Home News Embracing reforms is a vote for Italy’s future

Embracing reforms is a vote for Italy’s future

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The resignation of Prime Minister Romano Prodi and the continuing uncertainty dominating Italy 's political and economic landscape underscore Italy 's fundamental need for electoral and structural reform and greater deregulation. The necessity to boost competitiveness and growth is indispensable to the nation's future.

 Prime Minister Romano Prodi and the continuing uncertainty dominating Italy 's political and economic landscape underscore Italy 's fundamental need for electoral and structural reform and greater deregulation. The necessity to boost competitiveness and growth is indispensable to the nation's future.

After Prodi's 20 months as prime minister, the main economic and political challenges remain largely unresolved, the deep level of political polarization demonstrated in the 2006 election remains unchanged, and Italy 's failure to adapt to an increasingly globalized world remains one of its principal challenges.

With one of the world's lowest birth rates, Italy is increasingly becoming a nation of pensioners, ruled by pensioners for the sake of pensioners, a gerontocracy with little, if any, meritocracy.

In Italy , much of the perception of politics is that the purpose of officials is not to serve the public but to take from it, and if and when necessary distribute the spoils to followers and loyalists in order to preserve and extend the officials' survival.

For Italy 's young, upward mobility is not a fluid process. Personal connections or tutelage under a "sponsor" becomes a more secure guarantee to success.

Some of the best and brightest of Italy 's young opt for opportunities abroad to find greater meritocracy and equitable results for hard work.

In the corporate realm, many of Italy 's largest multinationals have adapted to globalization.

However, many small and medium size companies, largely responsible for the nation's post-war economic success, are failing or simply unable to compete with cheaper Asian products and labor costs.

For a society which has enjoyed generous state benefits and entitlements for many decades, amending or revoking what is considered a public benefit and expectation will be extremely difficult.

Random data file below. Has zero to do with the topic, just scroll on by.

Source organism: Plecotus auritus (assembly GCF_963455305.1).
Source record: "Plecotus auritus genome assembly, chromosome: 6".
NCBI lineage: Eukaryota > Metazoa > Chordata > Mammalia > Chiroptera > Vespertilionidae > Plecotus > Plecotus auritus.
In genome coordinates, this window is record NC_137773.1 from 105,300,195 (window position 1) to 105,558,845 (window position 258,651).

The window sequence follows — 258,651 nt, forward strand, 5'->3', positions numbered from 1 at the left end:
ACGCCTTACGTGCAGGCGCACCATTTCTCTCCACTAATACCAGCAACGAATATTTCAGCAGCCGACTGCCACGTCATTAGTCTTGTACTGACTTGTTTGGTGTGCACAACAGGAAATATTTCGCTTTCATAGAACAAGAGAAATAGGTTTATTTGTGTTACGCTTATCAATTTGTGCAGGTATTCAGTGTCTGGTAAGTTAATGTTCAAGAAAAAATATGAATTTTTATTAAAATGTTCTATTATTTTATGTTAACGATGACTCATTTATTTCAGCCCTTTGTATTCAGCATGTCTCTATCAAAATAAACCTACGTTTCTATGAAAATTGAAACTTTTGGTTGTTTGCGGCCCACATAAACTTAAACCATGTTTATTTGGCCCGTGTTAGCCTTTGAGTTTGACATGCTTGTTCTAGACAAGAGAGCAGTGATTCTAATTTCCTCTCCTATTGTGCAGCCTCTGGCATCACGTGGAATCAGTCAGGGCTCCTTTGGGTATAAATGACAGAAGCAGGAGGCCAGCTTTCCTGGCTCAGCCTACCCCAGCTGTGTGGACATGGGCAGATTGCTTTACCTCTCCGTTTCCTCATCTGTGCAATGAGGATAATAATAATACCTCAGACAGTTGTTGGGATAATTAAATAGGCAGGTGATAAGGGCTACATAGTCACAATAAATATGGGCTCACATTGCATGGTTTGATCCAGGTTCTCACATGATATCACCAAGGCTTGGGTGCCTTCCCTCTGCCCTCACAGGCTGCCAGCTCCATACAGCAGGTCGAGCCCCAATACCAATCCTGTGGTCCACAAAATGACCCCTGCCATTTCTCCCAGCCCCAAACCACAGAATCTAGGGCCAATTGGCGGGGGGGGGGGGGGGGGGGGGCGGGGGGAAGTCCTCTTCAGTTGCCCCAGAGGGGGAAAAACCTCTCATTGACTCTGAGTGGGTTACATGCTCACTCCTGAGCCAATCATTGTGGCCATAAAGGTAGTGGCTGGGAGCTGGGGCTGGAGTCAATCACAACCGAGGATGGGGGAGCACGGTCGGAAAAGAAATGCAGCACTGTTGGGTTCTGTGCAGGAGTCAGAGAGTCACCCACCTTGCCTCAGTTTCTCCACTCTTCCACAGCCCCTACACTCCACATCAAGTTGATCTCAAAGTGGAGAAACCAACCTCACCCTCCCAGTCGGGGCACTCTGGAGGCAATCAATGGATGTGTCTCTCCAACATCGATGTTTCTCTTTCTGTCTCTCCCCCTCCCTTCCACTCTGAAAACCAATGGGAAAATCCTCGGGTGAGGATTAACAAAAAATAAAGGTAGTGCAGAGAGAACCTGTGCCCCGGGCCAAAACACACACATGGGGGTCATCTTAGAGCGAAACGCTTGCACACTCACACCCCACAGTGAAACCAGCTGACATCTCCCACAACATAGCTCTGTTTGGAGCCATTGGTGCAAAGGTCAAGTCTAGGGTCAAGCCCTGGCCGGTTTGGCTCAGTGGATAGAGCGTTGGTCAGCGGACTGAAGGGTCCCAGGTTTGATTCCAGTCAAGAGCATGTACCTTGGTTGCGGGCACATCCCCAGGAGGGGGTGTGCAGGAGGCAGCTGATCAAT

This engenders not only an economic change but a cultural one in a country where dependence upon the state prevails in many quarters and remains significantly rooted in the political culture.

Simply put, reform is inevitable.

The longer it takes, the more difficult is the task and the greater the sacrifices required.

Former prime minister Silvio Berlusconi currently leads in polls and has threatened mass demonstrations to ensure a snap election. He remains the only figure able to unite disparate forces on the right.

Although the left technically achieved victory in 2006, the narrow margin deprived Prodi of a popular mandate and political uncertainty complicated the need for the emergence of a strong government capable of guiding Italy through a desperately-needed economic reform process. Prodi's long-term survival as leader was always tenuous and uncertain.

Leading factions on the left have consolidated into a single entity, the Democratic Party, under the leadership of Rome 's mayor Walter Veltroni, who has invited all parties to join the Democrats in an interim government to carry out reforms.

Despite these consolidations smaller parties are still able to threaten the survival of any government under the current electoral system.Before the next elections, it is necessary to form a temporary technocratic government with the specific mandate of reforming the electoral law and preventing the repetition of the status quo in which small parties are able to hold a coalition government hostage.

Should the small parties impede this possibility, then the major parties should consider the formation of a temporary grand coalition of the center with the primary purpose of implementing electoral reforms.

Neither Prodi nor Berlusconi could head such a coalition, due principally to deep-seated personal animosities, the polarizing nature of both personalities, and the wider public rift. A highly respected apolitical technocrat would be the most likely candidate.

Failure to agree on electoral reform would result in another time-consuming and divisive election that would change little in the short-term and would contribute to further uncertainty with significant economic and political consequences, both domestically and internationally.

In Europe and throughout the world, Italy is a nation that continues to punch below its weight. Italy 's traditional political establishment pales in competence when compared to its entrepreneurial class.

Italy remains a nation unable to unleash its wealth of talent, much of which continues to seek opportunities abroad, significantly hurting the nation's competitiveness and growth.

Much of Italy 's gerontocracy and powers that be retain a vested interest in maintaining the current state of gridlock and overregulation.

No matter how many elections are held, the status quo will not change until the necessary political and economic reforms are enacted and backed by a serious commitment to implement them.

Marco Vicenzino is the founder and director of the Global Strategy Project in Washington , D.C. He can be reached at msv@globalsp.org 

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